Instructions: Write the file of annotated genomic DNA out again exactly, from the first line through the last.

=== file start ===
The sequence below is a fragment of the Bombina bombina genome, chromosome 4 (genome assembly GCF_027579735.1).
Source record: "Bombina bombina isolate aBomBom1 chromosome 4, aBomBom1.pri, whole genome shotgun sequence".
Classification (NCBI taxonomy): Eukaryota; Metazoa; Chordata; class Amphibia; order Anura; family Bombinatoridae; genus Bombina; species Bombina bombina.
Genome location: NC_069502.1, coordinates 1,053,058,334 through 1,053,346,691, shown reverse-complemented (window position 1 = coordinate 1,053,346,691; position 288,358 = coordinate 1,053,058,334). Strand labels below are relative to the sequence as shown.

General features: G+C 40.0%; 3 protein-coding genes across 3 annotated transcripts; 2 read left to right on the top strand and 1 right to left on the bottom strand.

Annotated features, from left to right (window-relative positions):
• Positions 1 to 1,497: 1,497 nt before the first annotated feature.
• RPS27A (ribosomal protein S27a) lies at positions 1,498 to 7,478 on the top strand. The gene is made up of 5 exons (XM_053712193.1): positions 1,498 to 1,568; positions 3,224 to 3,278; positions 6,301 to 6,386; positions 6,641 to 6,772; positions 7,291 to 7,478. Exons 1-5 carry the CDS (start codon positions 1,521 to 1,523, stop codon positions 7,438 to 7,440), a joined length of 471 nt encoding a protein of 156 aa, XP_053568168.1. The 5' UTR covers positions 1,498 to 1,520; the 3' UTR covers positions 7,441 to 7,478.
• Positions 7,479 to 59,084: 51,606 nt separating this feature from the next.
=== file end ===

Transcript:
The sequence below is a fragment of the Bombina bombina genome, chromosome 4 (genome assembly GCF_027579735.1).
Source record: "Bombina bombina isolate aBomBom1 chromosome 4, aBomBom1.pri, whole genome shotgun sequence".
Classification (NCBI taxonomy): Eukaryota; Metazoa; Chordata; class Amphibia; order Anura; family Bombinatoridae; genus Bombina; species Bombina bombina.
Genome location: NC_069502.1, coordinates 1,053,058,334 through 1,053,346,691, shown reverse-complemented (window position 1 = coordinate 1,053,346,691; position 288,358 = coordinate 1,053,058,334). Strand labels below are relative to the sequence as shown.

General features: G+C 40.0%; 3 protein-coding genes across 3 annotated transcripts; 2 read left to right on the top strand and 1 right to left on the bottom strand.

Annotated features, from left to right (window-relative positions):
• Positions 1 to 1,497: 1,497 nt before the first annotated feature.
• RPS27A (ribosomal protein S27a) lies at positions 1,498 to 7,478 on the top strand. The gene is made up of 5 exons (XM_053712193.1): positions 1,498 to 1,568; positions 3,224 to 3,278; positions 6,301 to 6,386; positions 6,641 to 6,772; positions 7,291 to 7,478. Exons 1-5 carry the CDS (start codon positions 1,521 to 1,523, stop codon positions 7,438 to 7,440), a joined length of 471 nt encoding a protein of 156 aa, XP_053568168.1. The 5' UTR covers positions 1,498 to 1,520; the 3' UTR covers positions 7,441 to 7,478.
• Positions 7,479 to 59,084: 51,606 nt separating this feature from the next.